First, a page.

Among the positive measures in the Throne Speech were:
- EI reform and additional measures focussed on reskilling displaced workers to equip them for jobs in sectors of importance to Canada’s growth. We also need to ensure that small businesses will not be burdened with additional EI costs as they struggle to stay afloat.
- National leadership on childcare funding to enable working women to more fully participate in the workforce, a policy recommended by the Canadian Chamber’s Council for Women’s Advocacy. We will seek greater detail on the government’s plans.
- The extension of the Canada Emergency Wage Subsidy program until next summer, helping Canadians remain connected to their employers as we recover together. In addition, we welcome the expansion of liquidity supports such as CEBA and BCAP. These announcements will help small businesses in the hardest hit sectors survive the pandemic so they can contribute to job growth and economic recovery.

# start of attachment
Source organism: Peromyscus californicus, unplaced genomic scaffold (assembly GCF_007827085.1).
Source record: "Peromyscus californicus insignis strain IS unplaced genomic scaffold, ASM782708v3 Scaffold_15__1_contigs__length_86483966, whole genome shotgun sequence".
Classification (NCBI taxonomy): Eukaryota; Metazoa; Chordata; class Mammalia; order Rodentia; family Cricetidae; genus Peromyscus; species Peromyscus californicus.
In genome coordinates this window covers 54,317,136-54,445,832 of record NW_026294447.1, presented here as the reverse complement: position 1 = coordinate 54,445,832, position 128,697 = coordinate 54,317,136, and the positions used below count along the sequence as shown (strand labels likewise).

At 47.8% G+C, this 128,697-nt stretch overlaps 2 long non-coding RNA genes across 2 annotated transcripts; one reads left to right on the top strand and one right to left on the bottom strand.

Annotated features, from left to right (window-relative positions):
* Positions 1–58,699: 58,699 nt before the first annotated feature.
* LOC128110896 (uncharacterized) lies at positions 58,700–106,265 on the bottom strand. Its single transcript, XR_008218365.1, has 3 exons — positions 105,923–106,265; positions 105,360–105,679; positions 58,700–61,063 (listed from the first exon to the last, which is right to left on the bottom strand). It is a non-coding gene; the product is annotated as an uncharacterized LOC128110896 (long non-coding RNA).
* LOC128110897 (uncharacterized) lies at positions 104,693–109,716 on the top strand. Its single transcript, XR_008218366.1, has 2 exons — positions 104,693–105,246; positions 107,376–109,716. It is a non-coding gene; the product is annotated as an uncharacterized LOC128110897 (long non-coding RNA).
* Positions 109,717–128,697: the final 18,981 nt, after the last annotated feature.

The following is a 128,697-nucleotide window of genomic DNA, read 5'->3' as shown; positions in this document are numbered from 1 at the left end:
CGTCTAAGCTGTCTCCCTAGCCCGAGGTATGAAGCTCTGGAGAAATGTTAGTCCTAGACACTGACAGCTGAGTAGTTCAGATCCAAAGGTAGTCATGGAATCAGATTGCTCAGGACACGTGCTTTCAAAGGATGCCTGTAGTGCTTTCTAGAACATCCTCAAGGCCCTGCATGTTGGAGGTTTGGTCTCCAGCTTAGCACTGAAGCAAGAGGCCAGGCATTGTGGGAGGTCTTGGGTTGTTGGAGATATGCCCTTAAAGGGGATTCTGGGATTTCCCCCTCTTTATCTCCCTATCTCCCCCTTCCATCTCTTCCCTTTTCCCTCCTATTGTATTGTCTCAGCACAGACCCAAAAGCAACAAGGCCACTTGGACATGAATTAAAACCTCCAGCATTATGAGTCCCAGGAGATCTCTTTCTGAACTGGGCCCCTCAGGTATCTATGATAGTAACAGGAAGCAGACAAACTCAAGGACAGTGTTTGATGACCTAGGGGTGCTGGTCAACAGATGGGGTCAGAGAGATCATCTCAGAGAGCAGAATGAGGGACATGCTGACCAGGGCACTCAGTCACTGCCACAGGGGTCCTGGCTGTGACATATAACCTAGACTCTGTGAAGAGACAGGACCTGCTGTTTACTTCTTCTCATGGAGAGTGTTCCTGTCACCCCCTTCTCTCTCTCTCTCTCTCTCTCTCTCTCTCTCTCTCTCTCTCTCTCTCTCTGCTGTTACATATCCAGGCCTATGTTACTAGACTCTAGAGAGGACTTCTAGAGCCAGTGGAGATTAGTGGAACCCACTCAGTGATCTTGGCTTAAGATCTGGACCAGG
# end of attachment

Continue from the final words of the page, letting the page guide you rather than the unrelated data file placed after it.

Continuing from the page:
- Investments to enable a faster rollout of 5G networks, including in rural and remote areas, to improve services to Canadians and boost productivity
- A promise to breakdown interprovincial trade barriers, policies for which the Canadian Chamber has long advocated. The Canadian Chamber eagerly awaits more details on this ambitious promise.
- A focussed campaign on recouping the remaining 1 million jobs lost in the pandemic. The Canadian Chamber will be looking for more details on growth strategies that enable businesses to grow and hire more Canadians.
- A promise to support Canadas hardest-hit sectors such as travel, tourism, hospitality and food services.
- The establishment of a taskforce for women in the workforce and support forwomen entrepreneurship, another policy recommendation of the Canadian Chamber’s Council for Women’s Advocacy.
The government also has other opportunities to help businesses grow and hire more than one million Canadians who lost their jobs. We had hoped for a pledge to:
- remove costly regulatory processes that impede investment and don’t serve the public interest.